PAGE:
Thursday, August 1, 2013

What is Your Value?

What is your value? How do you rate yourself in the scheme of things? How do you positioned YOURSELF in light of all the distractions and matters to which you must attend? Where are YOU in the equation? How do you fare? Are you at the bottom of your own mental list? Do you fluctuate depending on your mood? Are you knocked down when imperfections surface? Do you exist at all?

This is the question to ask.

There are schools of thought that would argue against self-ranking altogether, and I must admit, there is some merit in that. However, when it comes down to day-to-day living, there is a need to put priorities on everything. You, your needs, the needs of others, the needs of your family, society, the world. In determining which needs come first, you must somehow rank--despite what people say the negative aspects of ranking bring. At the end of the day, you only have so much life, so much time.

When it comes to you, what is your value?

Are you like a rock that can easily be passed by; is it easy to not notice you, or are you like a beautiful diamond that makes cars come to a screeching halt in order to gaze upon your beauty? I'm not asking from an external prospective. I'm not talking about your physicality. I'm talking about you, how you see you and how you treat you.

We are conditioned as children how to see ourselves. If our caretakers relished in our presence, honored our existence, made time for us, paid attention to us, showered us with love and affection, then we would have a healthy appreciation for ourselves today. This appreciation would be solid, not fluctuating, and would be sound. We would be able to forgive ourselves our weaknesses and shortcomings, knowing that love is not lost when we are human.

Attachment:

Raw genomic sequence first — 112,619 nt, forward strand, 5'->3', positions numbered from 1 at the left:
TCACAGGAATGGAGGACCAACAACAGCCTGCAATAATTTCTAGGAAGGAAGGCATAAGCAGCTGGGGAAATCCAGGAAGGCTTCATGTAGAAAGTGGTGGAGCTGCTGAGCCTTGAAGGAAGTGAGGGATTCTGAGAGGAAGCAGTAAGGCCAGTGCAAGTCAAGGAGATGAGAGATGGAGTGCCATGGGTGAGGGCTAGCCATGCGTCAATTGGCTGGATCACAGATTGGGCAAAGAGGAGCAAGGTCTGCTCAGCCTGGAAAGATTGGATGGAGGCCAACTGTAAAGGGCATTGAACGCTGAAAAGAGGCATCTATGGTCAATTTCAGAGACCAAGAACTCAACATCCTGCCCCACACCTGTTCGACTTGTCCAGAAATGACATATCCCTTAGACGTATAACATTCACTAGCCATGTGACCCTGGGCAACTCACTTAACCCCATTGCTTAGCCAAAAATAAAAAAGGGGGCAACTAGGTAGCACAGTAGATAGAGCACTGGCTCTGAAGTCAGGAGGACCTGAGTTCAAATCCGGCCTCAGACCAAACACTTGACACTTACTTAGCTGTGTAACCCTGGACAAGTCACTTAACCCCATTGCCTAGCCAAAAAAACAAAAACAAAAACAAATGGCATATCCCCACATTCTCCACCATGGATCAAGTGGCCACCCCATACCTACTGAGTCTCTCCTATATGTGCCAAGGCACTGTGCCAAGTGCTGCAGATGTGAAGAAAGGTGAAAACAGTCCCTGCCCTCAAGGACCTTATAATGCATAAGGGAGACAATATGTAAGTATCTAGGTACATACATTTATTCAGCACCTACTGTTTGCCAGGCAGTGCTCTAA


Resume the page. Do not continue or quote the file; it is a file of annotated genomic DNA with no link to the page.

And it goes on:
If, on the other hand, we were not appreciated, not loved, not cherished, not treasured in childhood, but, treated as a nuisance or burden, headache or mistake, then we will not have a very good opinion of our value as adults. How we are, how we feel about ourselves as adults, how we function in relationships, how we do what we do, all has roots in childhood. We were either loved and valued, or we were left wanting, needing and longing for validation.

In growing beyond the past into the light of our own self love, it is necessary to reparent ourselves; we must remind ourselves, tell ourselves that we are worthwhile, loved and appreciated. We must replace the negative messages going through our minds with positive, affirming, life-giving kindness that emanates from our own souls. We must get to a place where we can honestly meet our own needs and encourage the broken places inside our own hearts that never heard the truth. YOU ARE WORTHY.

Jenna Ryan 2013

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